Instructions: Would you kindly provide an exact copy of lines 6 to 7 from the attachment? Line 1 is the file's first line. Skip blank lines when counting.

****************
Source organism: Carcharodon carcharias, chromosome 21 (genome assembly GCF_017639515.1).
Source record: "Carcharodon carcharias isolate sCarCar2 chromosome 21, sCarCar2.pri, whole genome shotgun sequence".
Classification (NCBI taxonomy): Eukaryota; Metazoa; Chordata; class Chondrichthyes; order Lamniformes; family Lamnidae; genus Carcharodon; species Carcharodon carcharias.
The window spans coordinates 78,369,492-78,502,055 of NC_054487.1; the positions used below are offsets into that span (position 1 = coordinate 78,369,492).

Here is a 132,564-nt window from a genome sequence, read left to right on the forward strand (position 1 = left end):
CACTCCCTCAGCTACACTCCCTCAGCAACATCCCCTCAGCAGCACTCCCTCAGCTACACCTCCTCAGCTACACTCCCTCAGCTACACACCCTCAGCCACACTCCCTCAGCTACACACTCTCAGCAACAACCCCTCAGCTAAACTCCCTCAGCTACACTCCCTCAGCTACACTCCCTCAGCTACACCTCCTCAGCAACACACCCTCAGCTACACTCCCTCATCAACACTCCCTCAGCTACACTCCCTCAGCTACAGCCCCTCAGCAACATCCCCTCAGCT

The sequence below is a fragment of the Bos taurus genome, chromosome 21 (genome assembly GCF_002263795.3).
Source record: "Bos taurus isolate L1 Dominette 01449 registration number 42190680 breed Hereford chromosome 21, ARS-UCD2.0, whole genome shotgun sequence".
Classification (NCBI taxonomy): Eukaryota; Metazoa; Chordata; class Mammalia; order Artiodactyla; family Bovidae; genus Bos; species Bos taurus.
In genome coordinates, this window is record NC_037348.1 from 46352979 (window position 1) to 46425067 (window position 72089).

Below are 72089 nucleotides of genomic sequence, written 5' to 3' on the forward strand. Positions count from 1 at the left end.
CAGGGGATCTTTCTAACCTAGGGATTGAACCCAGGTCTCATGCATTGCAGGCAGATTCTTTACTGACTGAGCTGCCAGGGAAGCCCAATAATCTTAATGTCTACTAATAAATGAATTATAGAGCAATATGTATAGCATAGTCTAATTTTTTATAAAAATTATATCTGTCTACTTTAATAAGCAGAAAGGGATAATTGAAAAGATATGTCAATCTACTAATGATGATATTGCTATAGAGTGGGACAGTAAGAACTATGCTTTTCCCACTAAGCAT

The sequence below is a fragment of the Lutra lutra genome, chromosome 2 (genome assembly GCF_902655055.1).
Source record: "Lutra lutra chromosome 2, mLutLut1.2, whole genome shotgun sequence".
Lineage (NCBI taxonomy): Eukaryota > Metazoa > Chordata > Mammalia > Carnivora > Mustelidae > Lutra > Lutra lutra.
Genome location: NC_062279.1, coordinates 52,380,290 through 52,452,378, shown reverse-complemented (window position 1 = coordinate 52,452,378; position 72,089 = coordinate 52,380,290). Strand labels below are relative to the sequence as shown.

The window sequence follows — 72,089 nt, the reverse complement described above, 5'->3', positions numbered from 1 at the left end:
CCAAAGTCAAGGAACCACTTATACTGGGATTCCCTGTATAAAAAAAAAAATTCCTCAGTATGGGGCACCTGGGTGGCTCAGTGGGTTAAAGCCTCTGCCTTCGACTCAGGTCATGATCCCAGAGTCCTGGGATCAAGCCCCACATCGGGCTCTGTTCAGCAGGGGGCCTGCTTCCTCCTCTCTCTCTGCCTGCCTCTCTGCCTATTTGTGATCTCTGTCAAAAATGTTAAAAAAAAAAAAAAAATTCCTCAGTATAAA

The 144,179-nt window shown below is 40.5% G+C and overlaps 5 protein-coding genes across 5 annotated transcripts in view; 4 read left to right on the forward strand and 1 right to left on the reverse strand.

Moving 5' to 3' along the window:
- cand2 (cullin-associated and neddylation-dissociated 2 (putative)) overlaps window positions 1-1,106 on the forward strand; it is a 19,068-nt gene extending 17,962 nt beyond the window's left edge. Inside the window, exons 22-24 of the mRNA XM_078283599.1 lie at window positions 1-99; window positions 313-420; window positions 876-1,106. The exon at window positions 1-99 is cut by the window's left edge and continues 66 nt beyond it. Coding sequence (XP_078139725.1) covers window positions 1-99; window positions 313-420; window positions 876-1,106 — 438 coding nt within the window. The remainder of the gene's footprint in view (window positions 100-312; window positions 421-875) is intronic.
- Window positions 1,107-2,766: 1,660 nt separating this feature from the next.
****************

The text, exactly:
CACTCCCTCAGCTACACTCCCTCAGCAACATCCCCTCAGCAGCACTCCCTCAGCTACACCTCCTCAGCTACACTCCCTCAGCTACACACCCTCAGCCACACTCCCTCAGCTACACACTCTCAGCAACAACCCCTCAGCTAAACTCCCTCAGCTACACTCCCTCAGCTACACTCCCTCAGCTACACCTCCTCAGCAACACACCCTCAGCTACACTCCCTCATCAACACTCCCTCAGCTACACTCCCTCAGCTACAGCCCCTCAGCAACATCCCCTCAGCT

The sequence below is a fragment of the Bos taurus genome, chromosome 21 (genome assembly GCF_002263795.3).